I tell you all this only to preface the fact that I have concluded that 'altered' or 'mystical' states come in all 'shapes and sizes' depending on the 'soul development' of the one who experiences them, and that gnosis consists in the 'feeling of knowing', and that 'what is known' may be very diverse and apparently contradictory. One thing such states of 'knowing' have in common though, is that all intellectual forms of knowledge pale into relative insignificance by comparison with them. The problem is that whatever is known cannot be expressed as cogent propositional knowledge, which can be a significant problem if you are trying to communicate it to others who have not experienced that kind of thing. Like trying to explain colour to the blind.

    In view of this I don't believe that any dogma at all is supportable, because the experiences which some may take to support it are so far beyond it. Dogma then only leads to confusion and ultimately conflict.

    Now, I am not really convinced that Krishnamurti was even the 'real deal', but that he may have been just another charlatan playing to his audience. I would never say that about Ramana Maharshi, though.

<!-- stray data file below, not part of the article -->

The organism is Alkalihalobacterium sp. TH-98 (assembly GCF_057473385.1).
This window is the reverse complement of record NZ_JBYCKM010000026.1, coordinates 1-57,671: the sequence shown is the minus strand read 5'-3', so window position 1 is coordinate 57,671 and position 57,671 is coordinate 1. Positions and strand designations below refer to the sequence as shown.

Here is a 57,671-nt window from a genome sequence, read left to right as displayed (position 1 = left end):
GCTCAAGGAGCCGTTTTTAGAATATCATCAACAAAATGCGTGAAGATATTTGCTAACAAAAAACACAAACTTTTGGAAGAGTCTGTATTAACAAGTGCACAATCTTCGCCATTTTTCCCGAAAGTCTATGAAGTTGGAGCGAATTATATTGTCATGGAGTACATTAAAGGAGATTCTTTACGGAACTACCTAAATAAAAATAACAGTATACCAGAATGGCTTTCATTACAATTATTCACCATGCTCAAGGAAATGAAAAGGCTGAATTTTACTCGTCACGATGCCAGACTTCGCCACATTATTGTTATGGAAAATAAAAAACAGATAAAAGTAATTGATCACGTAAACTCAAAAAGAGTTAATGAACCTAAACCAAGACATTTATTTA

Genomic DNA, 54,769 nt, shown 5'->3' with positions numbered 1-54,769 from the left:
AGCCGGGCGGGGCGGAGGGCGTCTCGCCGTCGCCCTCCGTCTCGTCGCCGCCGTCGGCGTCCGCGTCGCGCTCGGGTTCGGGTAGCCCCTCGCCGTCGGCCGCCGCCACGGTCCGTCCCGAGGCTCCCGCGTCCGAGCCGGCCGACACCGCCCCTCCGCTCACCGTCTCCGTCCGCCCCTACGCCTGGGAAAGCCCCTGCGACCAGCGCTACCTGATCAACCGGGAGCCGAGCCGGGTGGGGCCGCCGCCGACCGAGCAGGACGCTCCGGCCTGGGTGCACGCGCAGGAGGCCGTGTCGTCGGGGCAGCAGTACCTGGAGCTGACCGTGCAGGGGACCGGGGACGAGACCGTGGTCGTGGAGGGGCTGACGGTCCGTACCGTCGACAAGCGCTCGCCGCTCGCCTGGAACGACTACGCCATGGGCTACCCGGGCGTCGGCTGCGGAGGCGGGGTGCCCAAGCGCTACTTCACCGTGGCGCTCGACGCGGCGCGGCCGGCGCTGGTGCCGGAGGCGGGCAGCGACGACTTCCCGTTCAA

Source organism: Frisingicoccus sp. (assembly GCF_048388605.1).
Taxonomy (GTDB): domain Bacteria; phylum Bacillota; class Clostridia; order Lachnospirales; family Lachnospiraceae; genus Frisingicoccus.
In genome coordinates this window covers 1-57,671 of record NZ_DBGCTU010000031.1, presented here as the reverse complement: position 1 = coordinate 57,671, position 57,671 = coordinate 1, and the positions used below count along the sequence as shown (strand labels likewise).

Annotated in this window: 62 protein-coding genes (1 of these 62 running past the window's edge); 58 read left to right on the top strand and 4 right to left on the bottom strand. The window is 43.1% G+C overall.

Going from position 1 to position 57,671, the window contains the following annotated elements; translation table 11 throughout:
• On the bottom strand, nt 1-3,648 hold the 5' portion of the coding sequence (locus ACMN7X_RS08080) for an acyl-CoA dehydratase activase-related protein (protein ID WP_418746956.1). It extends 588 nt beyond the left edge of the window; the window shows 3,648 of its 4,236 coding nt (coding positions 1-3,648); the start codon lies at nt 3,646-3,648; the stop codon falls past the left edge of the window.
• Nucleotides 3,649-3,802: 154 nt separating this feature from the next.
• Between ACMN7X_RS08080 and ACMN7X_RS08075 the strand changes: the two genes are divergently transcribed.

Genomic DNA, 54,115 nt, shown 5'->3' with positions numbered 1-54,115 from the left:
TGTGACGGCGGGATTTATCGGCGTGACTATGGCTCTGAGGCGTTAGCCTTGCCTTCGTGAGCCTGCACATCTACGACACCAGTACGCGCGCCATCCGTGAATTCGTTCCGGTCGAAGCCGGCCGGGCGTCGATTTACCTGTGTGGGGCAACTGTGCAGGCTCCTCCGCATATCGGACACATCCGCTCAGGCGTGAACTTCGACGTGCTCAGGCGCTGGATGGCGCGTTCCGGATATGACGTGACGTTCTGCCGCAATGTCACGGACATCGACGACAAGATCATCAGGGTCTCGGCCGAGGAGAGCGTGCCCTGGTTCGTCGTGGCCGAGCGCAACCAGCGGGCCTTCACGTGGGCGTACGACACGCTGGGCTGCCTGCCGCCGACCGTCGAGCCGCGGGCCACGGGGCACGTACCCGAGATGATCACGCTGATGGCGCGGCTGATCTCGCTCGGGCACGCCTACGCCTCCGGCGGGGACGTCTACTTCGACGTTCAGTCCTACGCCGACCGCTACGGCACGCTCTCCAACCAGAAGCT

• Wayfarer
    6.9k
    I don't see Krishnamurti as a charlatan at all, but I reached a point a long while ago when I realised that I had learned what it was I was going to learn from him. But subsequently I have formally 'taken refuge in the three jewels', that is the path I am pursuing now.

    But anyway that is a major detour from the OP so I better 'maintain noble silence' :)
  • Janus
    6.1k


    Well, I wish you all the best fortune on your path! I tried to accommodate myself to Buddhism, since there are many communities of practice here in Sydney, but there were things about the doctrines that just did not sit right with me, and that I could not, in all sincerity, embrace.
  • unenlightened
    2.8k
    I can't even imagine what that could mean. How could we ever know that anything we are aware of is the totality of what it is possible to aware of?John

    Yes. It's one of those zen type questions that cannot be answered by the imagination or by a theory, or by knowledge, because these are the fragments, but only with your whole life.
  • Janus
    6.1k


    I'm amenable to that.
  • Thorongil
    3.2k
    Would you be willing to share what those are?
  • Janus
    6.1k


    I am reluctant to say anything that might be interpreted as a criticism of Buddhism, since I have great respect for it. I think Buddhism, being an eminently practical religion, has throughout history very often passed its teachings through various lenses to suit the understanding of its adherents.